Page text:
Individual investigation of a novel problem in chemistry or biochemistry in collaboration with a staff member. May be repeated for credit. Prerequisite: instructor's permission.

CHEM-422 Biochemistry of Nucleic Acids

This course integrates information from the disciplines of biology and chemistry to explore nucleic acid function and metabolism. In-depth discussions cover the forces behind DNA/DNA, DNA/RNA and DNA/protein interactions as they apply to DNA structure and metabolism, RNA function and metabolism, protein synthesis, and gene regulation. Same as BIOL-425. Prerequisite: CHEM-222. Strongly recommended: BIOL-426/CHEM-426.

CHEM-423 Biochemistry Nucleic Acids Lab

Exploration of nucleic acids, including methods of isolation, purification, identification, and analysis.

CHEM-424 The Biochemistry of Metabolism

This course covers the structure and function of major biomolecules such as carbohydrates and lipids and their role in metabolism. Energy metabolism and biomolecule biosynthesis and degradation are emphasized. Same as BIOL-424. Prerequisite: CHEM-222. Strongly recommended: BIOL-426/CHEM-426.

CHEM-426 Biochem of Proteins/Enzymes

This course focuses on the structure of proteins, the thermodynamics of protein folding, enzyme catalytic mechanisms and enzyme kinetics. This course also introduces the field of bioinformatics, the use of computer databases to determine relationships between nucleic acid sequence, protein structure and protein function. Same as BIOL-426. Prerequisite: CHEM-222.

CHEM-427 Biochem Proteins/Enzymes Lab

This lab explores enzyme kinetics and inhibition as well as methods of isolation, purification, identification, and analysis of proteins and enzymes. This lab is designed to provide technical skills necessary for biochemical research. Same as BIOL-427. Prerequisite: CHEM-222.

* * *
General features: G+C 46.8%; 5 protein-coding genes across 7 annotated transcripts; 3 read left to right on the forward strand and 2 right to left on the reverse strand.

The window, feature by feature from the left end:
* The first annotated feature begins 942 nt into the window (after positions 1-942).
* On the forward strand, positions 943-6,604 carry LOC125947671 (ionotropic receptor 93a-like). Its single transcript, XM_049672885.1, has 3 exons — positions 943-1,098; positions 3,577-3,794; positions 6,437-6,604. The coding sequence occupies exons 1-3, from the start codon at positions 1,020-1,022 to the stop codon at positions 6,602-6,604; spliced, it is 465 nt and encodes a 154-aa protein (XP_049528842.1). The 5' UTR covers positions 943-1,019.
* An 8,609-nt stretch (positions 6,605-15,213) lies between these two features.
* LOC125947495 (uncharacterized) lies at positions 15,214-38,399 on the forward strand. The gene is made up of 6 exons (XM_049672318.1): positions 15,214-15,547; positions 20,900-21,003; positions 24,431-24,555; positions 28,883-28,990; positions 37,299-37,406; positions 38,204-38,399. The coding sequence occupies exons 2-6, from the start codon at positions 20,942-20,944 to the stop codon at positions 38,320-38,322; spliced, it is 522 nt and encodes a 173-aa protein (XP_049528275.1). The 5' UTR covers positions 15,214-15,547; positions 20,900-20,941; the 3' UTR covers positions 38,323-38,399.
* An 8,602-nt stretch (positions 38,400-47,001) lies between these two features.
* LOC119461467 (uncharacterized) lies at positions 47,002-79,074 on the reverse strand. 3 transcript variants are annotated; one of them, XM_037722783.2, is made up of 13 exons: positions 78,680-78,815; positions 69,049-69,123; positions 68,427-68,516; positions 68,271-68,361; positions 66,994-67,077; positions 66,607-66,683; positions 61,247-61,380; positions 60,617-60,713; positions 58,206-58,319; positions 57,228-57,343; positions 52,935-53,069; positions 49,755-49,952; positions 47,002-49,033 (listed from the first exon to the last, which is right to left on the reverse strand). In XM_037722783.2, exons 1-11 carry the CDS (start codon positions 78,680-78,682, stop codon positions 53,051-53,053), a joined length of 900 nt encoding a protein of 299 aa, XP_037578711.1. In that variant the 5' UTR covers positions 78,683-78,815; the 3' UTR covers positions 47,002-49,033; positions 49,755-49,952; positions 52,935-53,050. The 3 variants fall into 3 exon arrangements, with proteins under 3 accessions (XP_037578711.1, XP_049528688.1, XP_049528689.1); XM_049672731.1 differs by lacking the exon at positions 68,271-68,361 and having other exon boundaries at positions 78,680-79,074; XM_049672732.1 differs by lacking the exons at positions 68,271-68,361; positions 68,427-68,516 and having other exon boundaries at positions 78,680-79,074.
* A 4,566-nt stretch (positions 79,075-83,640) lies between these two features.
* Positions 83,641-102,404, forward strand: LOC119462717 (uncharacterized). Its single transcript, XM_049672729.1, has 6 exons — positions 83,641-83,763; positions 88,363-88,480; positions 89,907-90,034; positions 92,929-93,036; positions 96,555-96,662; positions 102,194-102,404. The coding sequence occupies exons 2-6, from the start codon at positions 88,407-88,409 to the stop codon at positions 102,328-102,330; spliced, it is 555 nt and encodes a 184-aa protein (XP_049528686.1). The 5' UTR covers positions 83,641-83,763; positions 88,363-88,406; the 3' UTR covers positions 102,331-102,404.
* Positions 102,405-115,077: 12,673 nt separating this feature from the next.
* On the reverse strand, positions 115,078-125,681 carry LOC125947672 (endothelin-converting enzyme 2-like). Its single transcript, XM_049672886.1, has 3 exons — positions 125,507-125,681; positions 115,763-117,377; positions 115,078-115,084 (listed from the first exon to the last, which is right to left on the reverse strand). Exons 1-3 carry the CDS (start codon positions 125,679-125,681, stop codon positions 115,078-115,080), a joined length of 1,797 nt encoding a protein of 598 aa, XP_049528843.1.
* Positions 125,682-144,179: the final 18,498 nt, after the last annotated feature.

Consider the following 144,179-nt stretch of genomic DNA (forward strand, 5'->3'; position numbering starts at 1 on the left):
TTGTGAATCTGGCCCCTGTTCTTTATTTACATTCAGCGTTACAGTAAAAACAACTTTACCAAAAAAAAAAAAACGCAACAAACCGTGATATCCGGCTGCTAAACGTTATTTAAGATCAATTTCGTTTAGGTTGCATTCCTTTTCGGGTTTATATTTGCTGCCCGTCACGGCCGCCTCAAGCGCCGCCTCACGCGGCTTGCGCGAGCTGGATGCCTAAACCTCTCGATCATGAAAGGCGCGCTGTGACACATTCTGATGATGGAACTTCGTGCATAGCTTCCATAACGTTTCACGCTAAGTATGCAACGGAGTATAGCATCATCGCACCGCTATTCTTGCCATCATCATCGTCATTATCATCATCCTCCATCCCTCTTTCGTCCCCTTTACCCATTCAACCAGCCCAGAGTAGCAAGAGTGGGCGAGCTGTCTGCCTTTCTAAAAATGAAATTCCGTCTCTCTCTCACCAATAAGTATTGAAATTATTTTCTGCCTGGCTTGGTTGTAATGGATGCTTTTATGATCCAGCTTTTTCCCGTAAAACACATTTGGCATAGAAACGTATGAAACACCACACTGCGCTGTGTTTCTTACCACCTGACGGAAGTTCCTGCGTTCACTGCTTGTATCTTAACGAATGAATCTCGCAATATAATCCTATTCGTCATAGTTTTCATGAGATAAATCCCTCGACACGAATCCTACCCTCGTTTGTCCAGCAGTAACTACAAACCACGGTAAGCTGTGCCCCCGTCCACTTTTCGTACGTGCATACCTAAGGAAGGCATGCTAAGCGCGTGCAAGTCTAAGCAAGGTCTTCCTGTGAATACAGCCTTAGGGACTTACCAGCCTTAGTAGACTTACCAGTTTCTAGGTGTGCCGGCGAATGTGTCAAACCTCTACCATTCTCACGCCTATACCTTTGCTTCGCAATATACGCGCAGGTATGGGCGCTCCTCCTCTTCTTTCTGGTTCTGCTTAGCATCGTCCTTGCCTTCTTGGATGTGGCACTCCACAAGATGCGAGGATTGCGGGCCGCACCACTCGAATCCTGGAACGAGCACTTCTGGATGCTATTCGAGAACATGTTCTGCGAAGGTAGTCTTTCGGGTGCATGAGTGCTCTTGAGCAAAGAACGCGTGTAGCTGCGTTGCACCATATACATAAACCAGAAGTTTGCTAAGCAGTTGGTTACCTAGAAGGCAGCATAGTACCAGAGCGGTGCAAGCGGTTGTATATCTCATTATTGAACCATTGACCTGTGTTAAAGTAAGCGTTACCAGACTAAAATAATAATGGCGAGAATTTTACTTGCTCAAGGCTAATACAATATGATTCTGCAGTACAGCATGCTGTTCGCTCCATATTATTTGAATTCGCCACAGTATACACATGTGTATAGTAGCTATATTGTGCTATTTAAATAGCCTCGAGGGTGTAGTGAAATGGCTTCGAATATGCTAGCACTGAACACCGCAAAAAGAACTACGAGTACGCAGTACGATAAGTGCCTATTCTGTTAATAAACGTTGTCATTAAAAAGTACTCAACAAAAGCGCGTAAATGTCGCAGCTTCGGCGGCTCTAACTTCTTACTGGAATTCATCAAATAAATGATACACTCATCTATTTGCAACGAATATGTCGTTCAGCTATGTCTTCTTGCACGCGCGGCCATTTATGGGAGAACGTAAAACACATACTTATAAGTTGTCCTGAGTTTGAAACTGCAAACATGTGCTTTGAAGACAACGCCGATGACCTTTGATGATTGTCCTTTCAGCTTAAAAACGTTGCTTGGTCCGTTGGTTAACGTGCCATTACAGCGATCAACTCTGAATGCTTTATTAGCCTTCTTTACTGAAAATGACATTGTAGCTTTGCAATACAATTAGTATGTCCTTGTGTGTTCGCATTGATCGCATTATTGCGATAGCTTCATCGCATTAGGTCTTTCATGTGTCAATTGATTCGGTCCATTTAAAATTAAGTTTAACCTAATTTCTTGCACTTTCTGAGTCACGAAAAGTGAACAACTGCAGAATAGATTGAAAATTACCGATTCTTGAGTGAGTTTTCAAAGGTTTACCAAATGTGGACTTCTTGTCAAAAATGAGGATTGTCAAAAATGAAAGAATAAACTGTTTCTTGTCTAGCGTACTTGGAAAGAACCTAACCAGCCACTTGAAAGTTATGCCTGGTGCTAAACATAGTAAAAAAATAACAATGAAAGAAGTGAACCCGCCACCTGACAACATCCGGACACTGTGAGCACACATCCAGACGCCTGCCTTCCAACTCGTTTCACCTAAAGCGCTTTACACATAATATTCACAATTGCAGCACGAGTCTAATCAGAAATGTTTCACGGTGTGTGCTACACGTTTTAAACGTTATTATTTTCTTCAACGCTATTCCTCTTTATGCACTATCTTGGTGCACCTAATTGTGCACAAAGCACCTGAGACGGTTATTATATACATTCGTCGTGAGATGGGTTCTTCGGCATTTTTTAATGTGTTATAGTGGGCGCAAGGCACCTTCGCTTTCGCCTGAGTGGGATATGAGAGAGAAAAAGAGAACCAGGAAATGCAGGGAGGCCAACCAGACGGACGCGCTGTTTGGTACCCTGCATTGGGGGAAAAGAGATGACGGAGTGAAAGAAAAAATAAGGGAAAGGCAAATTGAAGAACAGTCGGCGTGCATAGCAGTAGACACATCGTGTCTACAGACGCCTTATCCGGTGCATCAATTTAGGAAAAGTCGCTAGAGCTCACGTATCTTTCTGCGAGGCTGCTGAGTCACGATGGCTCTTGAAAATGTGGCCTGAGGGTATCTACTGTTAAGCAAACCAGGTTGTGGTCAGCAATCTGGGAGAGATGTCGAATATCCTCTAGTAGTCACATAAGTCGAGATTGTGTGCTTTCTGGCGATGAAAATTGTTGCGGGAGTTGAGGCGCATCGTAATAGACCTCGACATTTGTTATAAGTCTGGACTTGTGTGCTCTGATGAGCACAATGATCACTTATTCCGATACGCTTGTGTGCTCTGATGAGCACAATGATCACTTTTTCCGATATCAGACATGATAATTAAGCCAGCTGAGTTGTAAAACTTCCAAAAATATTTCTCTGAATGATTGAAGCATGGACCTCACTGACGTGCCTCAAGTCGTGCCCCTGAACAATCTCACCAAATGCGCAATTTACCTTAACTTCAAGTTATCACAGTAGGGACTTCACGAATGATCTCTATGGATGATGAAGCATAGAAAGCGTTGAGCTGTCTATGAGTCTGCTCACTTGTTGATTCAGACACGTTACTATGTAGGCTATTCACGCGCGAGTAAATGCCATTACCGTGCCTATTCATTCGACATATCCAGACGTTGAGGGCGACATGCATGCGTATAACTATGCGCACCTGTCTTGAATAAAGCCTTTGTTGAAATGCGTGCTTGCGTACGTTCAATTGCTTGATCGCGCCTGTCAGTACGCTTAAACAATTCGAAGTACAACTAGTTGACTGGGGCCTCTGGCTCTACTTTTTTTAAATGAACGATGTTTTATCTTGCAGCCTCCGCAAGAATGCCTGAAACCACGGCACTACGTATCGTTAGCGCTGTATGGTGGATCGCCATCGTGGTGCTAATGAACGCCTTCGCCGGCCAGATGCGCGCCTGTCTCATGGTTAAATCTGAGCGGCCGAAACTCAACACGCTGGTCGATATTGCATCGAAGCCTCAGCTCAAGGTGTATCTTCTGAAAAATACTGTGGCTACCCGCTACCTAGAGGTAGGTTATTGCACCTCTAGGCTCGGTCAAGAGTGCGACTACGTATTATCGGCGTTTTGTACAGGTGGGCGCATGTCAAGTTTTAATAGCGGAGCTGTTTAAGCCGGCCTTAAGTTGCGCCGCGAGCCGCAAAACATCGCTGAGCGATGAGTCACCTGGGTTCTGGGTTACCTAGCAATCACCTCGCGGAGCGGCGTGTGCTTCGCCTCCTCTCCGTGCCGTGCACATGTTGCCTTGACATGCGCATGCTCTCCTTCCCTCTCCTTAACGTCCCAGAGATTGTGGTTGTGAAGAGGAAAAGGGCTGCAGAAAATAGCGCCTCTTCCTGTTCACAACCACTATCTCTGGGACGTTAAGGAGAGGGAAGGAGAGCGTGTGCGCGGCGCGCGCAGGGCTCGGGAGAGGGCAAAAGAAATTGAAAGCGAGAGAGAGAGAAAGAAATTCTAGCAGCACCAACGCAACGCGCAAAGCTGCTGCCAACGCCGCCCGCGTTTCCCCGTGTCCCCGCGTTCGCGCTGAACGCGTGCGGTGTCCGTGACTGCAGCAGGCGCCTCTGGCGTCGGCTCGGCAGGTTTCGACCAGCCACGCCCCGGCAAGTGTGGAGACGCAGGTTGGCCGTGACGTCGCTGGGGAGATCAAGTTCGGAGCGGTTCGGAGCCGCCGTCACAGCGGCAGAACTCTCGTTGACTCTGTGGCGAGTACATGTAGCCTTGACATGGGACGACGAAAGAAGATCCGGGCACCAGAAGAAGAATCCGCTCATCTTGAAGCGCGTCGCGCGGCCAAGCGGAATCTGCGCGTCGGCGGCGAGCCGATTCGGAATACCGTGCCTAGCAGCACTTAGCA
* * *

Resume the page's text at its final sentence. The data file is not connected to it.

CHEM-429 Biochemistry of Metabolism Lab

This lab explores metabolic function and metabolites. The lab will focus on the isolation, purification, identification, and analysis of metabolites. Same as BIOL-429. Prerequisite: CHEM-222.

CHEM-430 Instrumental Analysis

Instrumental techniques of analysis, focussing on spectroscopy, chromatography, and voltammetry. Prerequisite: CHEM-341-342 or instructor's permission.

CHEM-450 Advanced Inorganic Chemistry

Inorganic atomic structure and bonding, coordination compounds, acid-base theory and selected inorganic systems. Prerequisite: CHEM-342.

CHEM-490 Independent Study

Individual work for qualified students under the direction of a faculty member. Usually deals with specialized topics not covered in regularly offered courses. Prerequisite: Instructor and department head approval.

CHEM-500 Problems in Chemistry

Individual study of a problem in experimental chemistry under the direction of a staff member. May be repeated for credit. Prerequisite: Instructor's permission.

CHEM-501 Independent Study

CHEM-505 Seminar

Weekly meetings in which students report on current chemical research literature. Researchers from other institutions and industry will also be invited to present their research. Four semester hours in a manner approved by the student's advisor are required for all majors.

CHEM-590 Chemistry Internship

Selected students work in the chemical industry under the supervision of an industrial chemist. Prerequisite: CHEM-231 and permission of department head.



Course Catalog